Electric cars powered not by batteries but hydrogen fuel cells are poised to enter the San Diego auto market.
Local government officials heard from automakers and state officials about the emerging technology, then got a chance to test drive cars at a workshop Thursday sponsored by the Center for Sustainable Energy in Kearny Mesa.
Ronald Grasman from Mercedes-Benz said fuel cells, which convert hydrogen fuel and oxygen from the air into electricity, are well suited for larger vehicles.
“The main advantage that we see is very short refueling times,” he said. “A couple of stations for a city like San Diego is enough to kick off this market.”
The first hydrogen stations in California are located in the Bay Area, Los Angeles and Orange County, though stations are planned for San Diego. The new vehicles are leased, with fuel included in the lease agreement.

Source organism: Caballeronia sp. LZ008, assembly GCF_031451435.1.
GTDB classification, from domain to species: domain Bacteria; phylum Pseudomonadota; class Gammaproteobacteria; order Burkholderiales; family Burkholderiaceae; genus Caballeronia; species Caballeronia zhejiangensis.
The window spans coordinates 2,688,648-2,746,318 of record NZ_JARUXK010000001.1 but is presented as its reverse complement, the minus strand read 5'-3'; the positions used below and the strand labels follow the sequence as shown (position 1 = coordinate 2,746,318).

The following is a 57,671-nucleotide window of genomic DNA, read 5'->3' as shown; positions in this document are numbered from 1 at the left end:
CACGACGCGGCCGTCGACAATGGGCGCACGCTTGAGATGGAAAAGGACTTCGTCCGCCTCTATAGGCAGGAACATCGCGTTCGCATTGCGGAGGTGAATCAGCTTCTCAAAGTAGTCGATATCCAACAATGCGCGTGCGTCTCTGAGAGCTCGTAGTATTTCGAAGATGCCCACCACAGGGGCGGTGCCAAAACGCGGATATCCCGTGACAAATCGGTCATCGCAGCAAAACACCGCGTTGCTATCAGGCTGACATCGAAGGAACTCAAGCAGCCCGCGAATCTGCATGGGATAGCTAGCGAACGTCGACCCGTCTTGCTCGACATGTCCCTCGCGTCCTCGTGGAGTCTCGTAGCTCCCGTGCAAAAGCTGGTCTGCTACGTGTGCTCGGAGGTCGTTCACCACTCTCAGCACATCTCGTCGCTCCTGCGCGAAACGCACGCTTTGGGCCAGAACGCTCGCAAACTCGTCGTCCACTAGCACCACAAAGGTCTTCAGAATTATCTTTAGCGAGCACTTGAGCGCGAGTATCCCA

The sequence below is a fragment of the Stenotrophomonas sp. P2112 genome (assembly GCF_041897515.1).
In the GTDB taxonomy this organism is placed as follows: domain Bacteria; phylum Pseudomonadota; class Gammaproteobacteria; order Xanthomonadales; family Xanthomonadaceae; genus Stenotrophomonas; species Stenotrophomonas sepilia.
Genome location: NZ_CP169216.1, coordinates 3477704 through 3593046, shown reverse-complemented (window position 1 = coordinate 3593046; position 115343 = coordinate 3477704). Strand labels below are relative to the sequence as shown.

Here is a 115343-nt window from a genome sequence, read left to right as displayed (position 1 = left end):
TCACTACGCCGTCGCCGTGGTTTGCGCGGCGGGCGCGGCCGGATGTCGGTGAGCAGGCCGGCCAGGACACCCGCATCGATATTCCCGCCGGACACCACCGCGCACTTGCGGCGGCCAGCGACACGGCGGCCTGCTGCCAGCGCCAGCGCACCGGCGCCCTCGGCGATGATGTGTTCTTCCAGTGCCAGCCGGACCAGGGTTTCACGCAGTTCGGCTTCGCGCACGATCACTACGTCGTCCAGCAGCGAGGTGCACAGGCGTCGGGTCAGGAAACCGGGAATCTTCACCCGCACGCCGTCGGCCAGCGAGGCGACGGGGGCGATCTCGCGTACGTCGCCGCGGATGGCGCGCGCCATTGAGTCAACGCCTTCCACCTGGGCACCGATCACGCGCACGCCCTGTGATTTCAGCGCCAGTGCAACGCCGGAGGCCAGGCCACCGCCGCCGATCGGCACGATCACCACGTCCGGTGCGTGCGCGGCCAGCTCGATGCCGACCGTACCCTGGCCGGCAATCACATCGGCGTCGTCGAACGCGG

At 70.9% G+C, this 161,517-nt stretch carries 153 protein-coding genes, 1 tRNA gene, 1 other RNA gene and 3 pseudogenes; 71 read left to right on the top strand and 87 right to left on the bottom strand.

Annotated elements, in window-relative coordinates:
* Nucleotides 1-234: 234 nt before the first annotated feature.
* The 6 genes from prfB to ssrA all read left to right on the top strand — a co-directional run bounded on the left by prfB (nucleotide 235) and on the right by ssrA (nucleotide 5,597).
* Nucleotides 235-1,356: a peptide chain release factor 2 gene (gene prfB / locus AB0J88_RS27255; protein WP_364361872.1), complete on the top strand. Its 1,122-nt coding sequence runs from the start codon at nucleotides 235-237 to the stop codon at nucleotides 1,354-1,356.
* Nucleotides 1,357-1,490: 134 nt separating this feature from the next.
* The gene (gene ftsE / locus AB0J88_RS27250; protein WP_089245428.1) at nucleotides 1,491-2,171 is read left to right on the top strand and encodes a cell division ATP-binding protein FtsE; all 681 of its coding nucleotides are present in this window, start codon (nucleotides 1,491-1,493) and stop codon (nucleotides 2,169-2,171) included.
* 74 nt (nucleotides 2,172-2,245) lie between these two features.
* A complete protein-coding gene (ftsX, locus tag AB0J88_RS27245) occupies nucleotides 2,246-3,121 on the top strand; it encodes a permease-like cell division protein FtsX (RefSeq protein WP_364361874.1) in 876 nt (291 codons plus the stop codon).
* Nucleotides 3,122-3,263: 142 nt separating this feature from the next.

San Diego is a city of early adopters that would be a good market for the new vehicles, said Jackie Birdsall of Toyota, especially if preceded by a campaign to educate potential owners about the benefits and safety of the vehicles.
“We get the Hindenburg question — the are they safe question — all the time,” she noted.
The Hindenburg was a hydrogen-filled passenger blimp that caught fire over New Jersey in 1937 and is remembered because of famous news photographs. Many experts believe it was the blimp’s canvas skin, not the hydrogen, that caused the blaze.
More recently, fuel cells were used to provide electric power on the Space Shuttles and Apollo spacecraft.
In California, the California Fuel Cell Partnership is working with manufacturers and government agencies to promote the commercialization of hydrogen fuel-cell vehicles.